Scottish National Dictionary (1700–)
About this entry:
First published 1960 (SND Vol. V). Includes material from the 2005 supplement.
This entry has not been updated since then but may contain minor corrections and revisions.
HAUSE, n., v. Also ha(w)ss, haws(e), haus(s), haas, ha'se, hauze; †hals(e); erron. haise (Sc. 1721 J. Kelly Proverbs 334). [hǫ(:)s, hɑ(:)s]
I. n. 1. The neck (Sc. 1755 S. Johnson Dict., hass; Ayr. 1789 D. Sillar Poems Gl., haws, 1923 Wilson Dial. Burns; Ork. 1929 Marw., hass; I.Sc., Ags., Peb., Gall., Dmf. 1956). Now mostly arch. Also fig., the neck of a drinking vessel.Sc. 1721 Ramsay Poems (S.T.S.) I. 19:
She ne'er gae in a Lawin fause, Nor Stoups a Froath aboon the Hause.Sc. 1816 Scott O. Mortality vii.:
To be sent to Heaven wi' a Saint Johnstone's tippit about my hause.Ayr. 1824 A. Crawford Tales Grandmother 91:
The lire upon her taperin' hawse Wad match the snaw on Benachie.Ags. 1887 Arbroath Guide (22 Jan.) 4:
Syne clean cat-ma up to the hauses [They] coup i' the bog.Ork. 1904 Dennison Orcadian Sk. 12:
I'll lay him deed as seur as his heed's on his hass.Sc. 1928 J. G. Horne Lan'wart Loon 25:
She'd fain ha'e thrawn his bonnie hass, An' backlins hotcht in ower the bass.
2. The throat, the gullet (Kcb.4 1900, hass; Sh. 1914 Angus Gl., hass; Mry.1 1922; ‡Rxb. 1923 Watson W.-B., hass, hause; Ork., Bnff., Ags. 1956). Adj. ‡hawsy, wheezy, “throaty” (Rxb. 1923 Watson W.-B.).Sc. 1697 W. Cleland Poems 22:
He got of Beer a full bowl Glass, Which got bad Passage at his Hasse.Sc. 1721 J. Kelly Proverbs 236:
Like Butter in the black Dog's Ha'se. That is, past Recovery.Edb. 1773 Fergusson Poems (1925) 11:
O Muse, be kind, and dinna fash us . . . Wi' Highland whisky scour our hawses, And gar us sing.Dmf. 1808 J. Mayne Siller Gun 32:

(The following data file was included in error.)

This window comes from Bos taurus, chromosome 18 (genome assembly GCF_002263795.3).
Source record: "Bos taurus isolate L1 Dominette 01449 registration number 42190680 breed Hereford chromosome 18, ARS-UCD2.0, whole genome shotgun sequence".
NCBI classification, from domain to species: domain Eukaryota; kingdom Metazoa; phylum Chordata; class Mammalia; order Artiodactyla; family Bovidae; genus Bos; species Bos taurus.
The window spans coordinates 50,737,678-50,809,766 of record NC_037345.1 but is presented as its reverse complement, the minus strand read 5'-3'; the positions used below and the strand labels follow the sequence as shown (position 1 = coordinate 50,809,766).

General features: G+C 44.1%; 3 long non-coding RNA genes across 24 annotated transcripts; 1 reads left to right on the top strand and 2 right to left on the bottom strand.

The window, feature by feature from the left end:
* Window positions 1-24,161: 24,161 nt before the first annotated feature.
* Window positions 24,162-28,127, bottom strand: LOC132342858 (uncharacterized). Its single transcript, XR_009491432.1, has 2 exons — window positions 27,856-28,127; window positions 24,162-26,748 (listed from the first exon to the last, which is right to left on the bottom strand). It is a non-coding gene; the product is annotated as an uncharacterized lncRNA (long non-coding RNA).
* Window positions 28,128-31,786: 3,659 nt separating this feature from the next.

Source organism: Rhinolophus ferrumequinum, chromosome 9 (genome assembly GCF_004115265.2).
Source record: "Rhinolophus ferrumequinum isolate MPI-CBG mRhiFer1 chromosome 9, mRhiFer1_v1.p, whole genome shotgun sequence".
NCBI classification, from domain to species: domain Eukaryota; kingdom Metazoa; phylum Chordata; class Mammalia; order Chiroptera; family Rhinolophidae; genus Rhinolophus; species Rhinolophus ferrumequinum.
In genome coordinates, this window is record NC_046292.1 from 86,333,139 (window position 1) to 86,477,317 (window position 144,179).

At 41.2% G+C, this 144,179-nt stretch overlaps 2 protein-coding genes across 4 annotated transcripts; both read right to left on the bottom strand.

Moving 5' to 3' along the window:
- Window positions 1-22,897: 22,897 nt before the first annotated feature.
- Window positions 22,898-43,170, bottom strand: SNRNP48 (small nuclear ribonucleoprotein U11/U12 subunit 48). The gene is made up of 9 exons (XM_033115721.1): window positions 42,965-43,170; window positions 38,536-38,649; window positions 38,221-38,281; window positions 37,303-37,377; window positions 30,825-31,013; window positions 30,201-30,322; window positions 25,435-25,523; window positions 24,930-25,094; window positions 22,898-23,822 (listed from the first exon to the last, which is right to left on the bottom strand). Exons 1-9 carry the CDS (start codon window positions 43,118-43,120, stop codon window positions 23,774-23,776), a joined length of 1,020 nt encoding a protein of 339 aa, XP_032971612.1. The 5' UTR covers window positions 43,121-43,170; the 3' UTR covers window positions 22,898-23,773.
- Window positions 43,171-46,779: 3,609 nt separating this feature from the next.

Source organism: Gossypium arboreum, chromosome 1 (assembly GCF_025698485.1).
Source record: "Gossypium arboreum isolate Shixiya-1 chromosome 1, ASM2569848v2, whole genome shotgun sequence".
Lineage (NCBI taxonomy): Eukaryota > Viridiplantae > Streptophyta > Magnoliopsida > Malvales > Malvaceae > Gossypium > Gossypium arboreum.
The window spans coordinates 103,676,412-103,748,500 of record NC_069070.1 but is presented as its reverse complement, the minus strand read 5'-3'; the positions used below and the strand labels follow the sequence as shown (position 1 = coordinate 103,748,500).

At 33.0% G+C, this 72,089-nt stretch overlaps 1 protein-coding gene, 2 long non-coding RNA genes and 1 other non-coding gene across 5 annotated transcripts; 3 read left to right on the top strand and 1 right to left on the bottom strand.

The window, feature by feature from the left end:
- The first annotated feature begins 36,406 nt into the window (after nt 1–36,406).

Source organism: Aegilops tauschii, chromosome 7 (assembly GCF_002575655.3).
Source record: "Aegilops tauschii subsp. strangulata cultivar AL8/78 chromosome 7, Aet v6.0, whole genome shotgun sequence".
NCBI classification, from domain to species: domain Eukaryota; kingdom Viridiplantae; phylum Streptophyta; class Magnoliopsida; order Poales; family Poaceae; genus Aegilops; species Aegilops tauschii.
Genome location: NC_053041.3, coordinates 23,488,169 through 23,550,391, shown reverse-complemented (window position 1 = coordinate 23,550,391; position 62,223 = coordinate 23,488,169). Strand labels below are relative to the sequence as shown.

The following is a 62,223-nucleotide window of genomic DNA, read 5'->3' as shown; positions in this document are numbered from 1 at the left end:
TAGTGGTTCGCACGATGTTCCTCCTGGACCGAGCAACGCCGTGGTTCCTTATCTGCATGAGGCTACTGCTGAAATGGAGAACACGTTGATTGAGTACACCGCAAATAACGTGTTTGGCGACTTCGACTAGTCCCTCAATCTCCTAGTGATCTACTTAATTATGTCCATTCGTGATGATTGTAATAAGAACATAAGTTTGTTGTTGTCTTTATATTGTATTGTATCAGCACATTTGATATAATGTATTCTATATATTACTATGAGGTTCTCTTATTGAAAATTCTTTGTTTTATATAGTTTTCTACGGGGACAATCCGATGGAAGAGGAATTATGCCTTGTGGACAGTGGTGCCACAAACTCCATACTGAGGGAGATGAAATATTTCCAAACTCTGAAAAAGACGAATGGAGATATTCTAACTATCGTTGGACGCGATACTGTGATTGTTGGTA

Parch'd up wi' heat, nae caller streams To weet their hasses.Ayr. 1830 C. Lockhart Poems 107:
Syne, oil our hauses wi' a gillie O' what ye please.s.Sc. 1857 H. S. Riddell Matthew xviii. 28:
He laid hans on him, an' tuik him bie the hass, sayin', Paye me that thou awest.Ork. 1908 Old-Lore Misc. I. viii. 323:
Am fared hid'll set doon i' 'is hass an' be a crewal.Abd. 1924 Swatches o' Hamespun 74:
Extra strong they are, an' gran for an ull hoast, or a bit kittlin o' the hass.Gsw. 1933 F. Niven Mrs Barry 200:
“Let's see your hause, laddie.” Neil was puzzled. “Let's see your throat.”m.Sc. 1979 William J. Tait in Joy Hendry Chapman 23-4 (1985) 37:
A barrage o birdsang opens up,
Blackies an mavises burstin their haases Slk. 1985 Walter Elliot Clash-ma-clavers 8:
Noo Doug Scott, the fencer, was gassed on the Somme
Ye could tell it as sin as he spoke
For the hass o his thrapple was burnt near awa
An his voice was a whusperin croak Edb. 2004:
Ah've goat a terrible sair throat - richt in the hass o the thrapple.
Phrs.: (1) clap (klap) of the hause, see Clap, n.1, 6.; (2) pap of the hause, the uvula (Sc. 1808 Jam.; Mry.1 1925; ‡Cai., m.Lth., Bwk., w. and sm.Sc., Slk. 1956); (3) to gae doun (into) the wrang hause, of food, etc.: to go down the wrong way, to choke (Cai. 1902 E.D.D.; I.Sc., Cai., Kcb., Dmf. 1956); (4) a spark in one's hause, an addiction to drink. See Spark.(2) Sc. 1716 J. Moncrief Poor Man's Physician 94: